There’s been some discussion recently about students and lectures and attention spans.* As conversation about this turned to how students grapple with long form texts in an online course, I thought it might be useful to gather some ideas on course design and working with texts in online courses.
Structure your course around the texts not the weeks
Some instructors structure their reading intensive course around the books that are read. A module per book with multiple discussion boards and prompts per book. This subtly shifts the focus from what am I doing this week to what is this book doing. For example, in ENG 210 Literatures of the World: Asia, Jeff Fearnside structured the course around the five books they were reading.
Other course elements allowed summative reflections and integrative questions to address themes throughout the course.
Shift format away from only reading and writing.
If reading, multiple books you might change how students interact with one or more of the books.
In engaging with a text, students might:
- watch a play rather than read it
- listen to a poem rather than read it (For example, this recording of The Waste Land – poem begins at 16:10)
In responding to a text, students might:
- create a video journal or podcast as they progress through text(s)
- tweet (or write within 140 characters) summaries of characters or plot themes (similar to the idea of Tweet your thesis)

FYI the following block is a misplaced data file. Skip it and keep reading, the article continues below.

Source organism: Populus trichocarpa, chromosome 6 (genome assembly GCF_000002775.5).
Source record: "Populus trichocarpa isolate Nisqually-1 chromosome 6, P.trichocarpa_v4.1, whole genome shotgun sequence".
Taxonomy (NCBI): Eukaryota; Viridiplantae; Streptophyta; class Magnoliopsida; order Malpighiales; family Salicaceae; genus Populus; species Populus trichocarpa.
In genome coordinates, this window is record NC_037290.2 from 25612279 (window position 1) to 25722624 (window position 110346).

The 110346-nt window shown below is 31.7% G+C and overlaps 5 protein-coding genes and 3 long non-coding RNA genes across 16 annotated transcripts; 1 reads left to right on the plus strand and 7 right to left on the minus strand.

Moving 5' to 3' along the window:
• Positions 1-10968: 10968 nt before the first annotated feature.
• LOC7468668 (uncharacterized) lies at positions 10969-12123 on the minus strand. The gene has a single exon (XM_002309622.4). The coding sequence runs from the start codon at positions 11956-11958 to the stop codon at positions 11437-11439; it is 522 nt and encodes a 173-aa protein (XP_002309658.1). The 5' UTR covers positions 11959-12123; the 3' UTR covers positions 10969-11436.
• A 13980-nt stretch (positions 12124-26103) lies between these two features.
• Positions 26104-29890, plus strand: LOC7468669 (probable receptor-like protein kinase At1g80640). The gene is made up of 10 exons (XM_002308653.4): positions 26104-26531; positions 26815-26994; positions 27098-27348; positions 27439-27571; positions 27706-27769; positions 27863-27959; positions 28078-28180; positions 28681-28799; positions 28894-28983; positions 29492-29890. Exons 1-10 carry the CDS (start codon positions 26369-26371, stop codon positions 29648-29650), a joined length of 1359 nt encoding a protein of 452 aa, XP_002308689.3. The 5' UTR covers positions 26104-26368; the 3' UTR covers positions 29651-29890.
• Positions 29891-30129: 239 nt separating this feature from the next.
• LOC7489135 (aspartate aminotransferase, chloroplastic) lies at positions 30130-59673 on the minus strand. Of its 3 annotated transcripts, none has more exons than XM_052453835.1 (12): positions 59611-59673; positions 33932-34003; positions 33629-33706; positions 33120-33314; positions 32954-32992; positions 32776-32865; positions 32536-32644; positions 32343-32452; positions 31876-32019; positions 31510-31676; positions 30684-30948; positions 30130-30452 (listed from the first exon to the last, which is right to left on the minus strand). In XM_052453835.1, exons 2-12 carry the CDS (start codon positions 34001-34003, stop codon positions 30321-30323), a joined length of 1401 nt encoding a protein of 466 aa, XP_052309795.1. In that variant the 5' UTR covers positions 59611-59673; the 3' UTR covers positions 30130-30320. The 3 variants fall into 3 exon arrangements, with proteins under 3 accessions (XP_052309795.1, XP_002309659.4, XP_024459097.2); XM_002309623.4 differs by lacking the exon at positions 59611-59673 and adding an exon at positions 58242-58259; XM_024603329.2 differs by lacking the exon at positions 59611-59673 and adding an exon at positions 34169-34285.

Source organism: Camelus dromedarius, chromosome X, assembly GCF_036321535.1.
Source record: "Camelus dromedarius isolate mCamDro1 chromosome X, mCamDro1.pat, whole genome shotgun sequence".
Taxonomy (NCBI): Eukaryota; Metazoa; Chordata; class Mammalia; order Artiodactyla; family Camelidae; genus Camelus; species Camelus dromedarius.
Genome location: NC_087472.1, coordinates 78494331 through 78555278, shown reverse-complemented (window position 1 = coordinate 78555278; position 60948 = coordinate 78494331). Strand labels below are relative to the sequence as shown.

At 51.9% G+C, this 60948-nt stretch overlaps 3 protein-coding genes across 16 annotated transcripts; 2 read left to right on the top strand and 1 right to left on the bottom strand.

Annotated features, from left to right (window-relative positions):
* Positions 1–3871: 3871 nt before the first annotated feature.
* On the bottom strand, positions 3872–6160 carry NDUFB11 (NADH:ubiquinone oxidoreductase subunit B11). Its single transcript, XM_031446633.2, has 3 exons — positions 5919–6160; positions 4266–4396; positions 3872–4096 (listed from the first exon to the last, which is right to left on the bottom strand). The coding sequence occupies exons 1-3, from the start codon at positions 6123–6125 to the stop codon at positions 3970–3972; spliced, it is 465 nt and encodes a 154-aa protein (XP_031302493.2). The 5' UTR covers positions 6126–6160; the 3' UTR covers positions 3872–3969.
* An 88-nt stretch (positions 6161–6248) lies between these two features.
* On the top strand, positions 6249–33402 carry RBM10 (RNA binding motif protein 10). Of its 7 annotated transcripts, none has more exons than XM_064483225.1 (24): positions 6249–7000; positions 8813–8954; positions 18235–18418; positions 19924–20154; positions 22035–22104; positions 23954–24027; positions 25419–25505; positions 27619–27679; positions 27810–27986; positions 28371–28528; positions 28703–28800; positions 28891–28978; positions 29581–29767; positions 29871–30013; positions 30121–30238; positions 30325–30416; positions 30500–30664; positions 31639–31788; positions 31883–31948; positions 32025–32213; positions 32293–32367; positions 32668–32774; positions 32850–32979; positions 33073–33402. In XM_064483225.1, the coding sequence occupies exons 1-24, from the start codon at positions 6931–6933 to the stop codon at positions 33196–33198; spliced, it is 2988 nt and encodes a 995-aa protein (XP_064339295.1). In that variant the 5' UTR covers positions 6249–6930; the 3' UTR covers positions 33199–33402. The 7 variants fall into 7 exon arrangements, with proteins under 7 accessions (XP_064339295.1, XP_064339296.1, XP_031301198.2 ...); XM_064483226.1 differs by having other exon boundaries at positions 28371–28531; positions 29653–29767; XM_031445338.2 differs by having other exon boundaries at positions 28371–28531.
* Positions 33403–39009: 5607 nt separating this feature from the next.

- build a timeline of the narrative (for example, this timeline of Russian History created with student entries for Betsy Ehler’s RUS 233: 20th Century Russian Culture course)
Check for understanding
I’m wary about the idea of reducing student engagement with a text to quizzes but as a feedback mechanism as part of a process and on the way to richer engagement I think quick polls, quizzes, or surveys have a role. You could have quick short post reading quiz or survey to figure out if the students have followed the reading. This would let you respond before the students get further along and further behind.
Other interpretative tools
There’s a whole range of interpretive tools Digital Humanities tools and engaging with them is well beyond this blog post. However, many projects have available outputs in some form that instructors or students can draw on as they grapple with texts.
A great starting point to explore digital humanities would be to take a look at this overview & contact Jane Nichol the emerging technologies librarian. And as you think through how to use these tools in your course
One example of the type of output you might find is this collection of visualizations of the word counts in Shakespeare’s plays
Collaborative writing and commenting
There are also other ways to dialogue around a text – especially when it’s a short dense text with lots of debate and discussion around the text. There are examples of creating your thesis on a blog as you write or using github or a federated wiki as collaborative authoring tools. However, for many courses google docs (which is integrated into canvas) offers a fantastic, known, and private tool for a course to create a document.
A manifesto for teaching online
As a open experiment let me invite you to engage with a text. The Digital Education team at the University of Edinburgh recently released their 2015 Manifesto for teaching online. There’s a lot to think about in their manifesto and how it works or doesn’t work in our context. Please join in and add your voices this copy for comment – an annotated ‘manifesto for teaching online’. **
*The statement spun off a conversation triggered by the NYT opinion piece on lectures, (which I can’t mention without also noting this thoughtful response)
**If you want to author a new pathway through the text or add resources beyond what comments allow request an account and I’ll add you to the project.